}
        execJasmine();
      };

      function execJasmine() {
        jasmineEnv.execute();
      }

    })();
  </script>

</head>

<body>
</body>
</html>






In case you missed it, the only things that need to be modified in that file are...
  <!-- MODIFY THIS SECTION -->
  
  
  <!-- include source files here... -->
  <script type="text/javascript" src="spec/SpecHelper.js"></script>
  <script type="text/javascript" src="spec/PlayerSpec.js"></script>

  <!-- include spec files here... -->
  <script type="text/javascript" src="src/Player.js"></script>
  <script type="text/javascript" src="src/Song.js"></script>

  
  <!-- END OF SECTION TO MODIFY -->



The first paragraph of that snippet points to your javascript source files that are in your project. The second paragraph points to your unit tests which test the code of your project.

Let's change the file to point to our own source files and spec files (files that we will create later on in this entry).


  <!-- include source files here... -->
  <script type="text/javascript" src="spec/HelloSpec.js"></script>

  <!-- include spec files here... -->
  <script type="text/javascript" src="src/Hello.js"></script>





Now let's create the project file

(src/Hello.js)
// let's create a simple object called dog that does simple things

function Dog(){
}
Dog.prototype.bark = function(){
  return "woof!";
}




Ok, now we have a simple dog object which we've taught to speak. Let's write a test to see if it can speak on command.

(spec/HelloSpec.js)
describe("The dog tests", function(){
  var dog;
  
  beforeEach(function(){
    dog = new Dog();
  });
  
  it("should be able to bark on command", function(){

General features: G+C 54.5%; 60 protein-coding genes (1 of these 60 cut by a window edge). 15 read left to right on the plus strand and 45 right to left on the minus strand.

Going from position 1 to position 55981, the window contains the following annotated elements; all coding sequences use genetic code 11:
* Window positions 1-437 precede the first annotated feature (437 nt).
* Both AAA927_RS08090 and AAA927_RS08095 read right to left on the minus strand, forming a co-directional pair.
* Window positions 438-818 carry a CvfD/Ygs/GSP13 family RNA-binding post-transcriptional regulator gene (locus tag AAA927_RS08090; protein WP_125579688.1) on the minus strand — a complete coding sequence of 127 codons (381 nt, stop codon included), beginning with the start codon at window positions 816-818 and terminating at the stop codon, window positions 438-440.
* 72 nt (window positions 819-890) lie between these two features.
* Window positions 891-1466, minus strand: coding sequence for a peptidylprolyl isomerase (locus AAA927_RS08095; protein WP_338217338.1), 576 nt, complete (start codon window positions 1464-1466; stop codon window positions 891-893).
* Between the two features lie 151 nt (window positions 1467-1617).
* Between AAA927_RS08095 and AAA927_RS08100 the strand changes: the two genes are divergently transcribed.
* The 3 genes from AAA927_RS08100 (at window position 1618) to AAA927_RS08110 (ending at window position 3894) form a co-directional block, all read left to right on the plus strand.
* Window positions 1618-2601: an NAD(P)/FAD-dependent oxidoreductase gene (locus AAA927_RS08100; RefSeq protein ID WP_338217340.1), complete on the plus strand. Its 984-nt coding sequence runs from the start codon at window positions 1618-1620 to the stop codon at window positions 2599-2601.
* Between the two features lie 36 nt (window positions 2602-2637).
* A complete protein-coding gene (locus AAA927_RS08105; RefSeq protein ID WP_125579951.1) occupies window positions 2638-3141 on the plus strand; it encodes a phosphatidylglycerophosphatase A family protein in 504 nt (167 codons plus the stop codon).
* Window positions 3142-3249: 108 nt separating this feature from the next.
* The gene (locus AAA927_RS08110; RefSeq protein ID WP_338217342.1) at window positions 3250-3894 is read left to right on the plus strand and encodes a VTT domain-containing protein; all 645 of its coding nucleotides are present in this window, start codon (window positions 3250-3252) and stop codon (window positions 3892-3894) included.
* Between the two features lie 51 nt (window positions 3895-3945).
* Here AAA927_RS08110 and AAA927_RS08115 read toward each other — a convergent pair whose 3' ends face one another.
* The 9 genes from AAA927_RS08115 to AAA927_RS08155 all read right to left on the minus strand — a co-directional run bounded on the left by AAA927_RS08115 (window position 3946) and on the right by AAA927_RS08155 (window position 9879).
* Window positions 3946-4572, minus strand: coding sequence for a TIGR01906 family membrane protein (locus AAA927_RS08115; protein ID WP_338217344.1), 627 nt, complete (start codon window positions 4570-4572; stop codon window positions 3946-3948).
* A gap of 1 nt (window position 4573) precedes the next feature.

expect(dog.bark).toEqual("woof!");  // This 9th line contains an intentional error
  });
});




So now you should be able to test out your ~potentially~ working code. To do so, simple double click your "SpecRunner.html" file to automatically open it in a professional web browser like chrome or FF. When it opens, you should see something like this.

Posted Image


It's red because it failed! Our tests are not passing! Big scary deal! How do we proceed?

Well, if you haven't already caught it, and javascript being like... not a language I hold in that much regard (although I am starting to like it more and more), I made an error in the testing of bark...


If you pull down the console in chrome/FF, and try to get a dog to bark...


Posted Image






So now the correction has become much more apparent, change spec/HelloSpec.js to be...
describe("The dog tests", function(){
  var dog;
  
  beforeEach(function(){
    dog = new Dog();
  });
  
  it("should be able to bark on command", function(){
    expect(dog.bark()).toEqual("woof!");
  });
});





Refresh "SpecRunner.html" and you should see this much happier green screen...

Posted Image



Fun and easy, right? Now for manipulating DOM elements... that's another story I need to look into next week...


Here's a link to the finish product. You should be able to unzip that into a directory on your computer and open it up in a respectable web browser to see a test pass.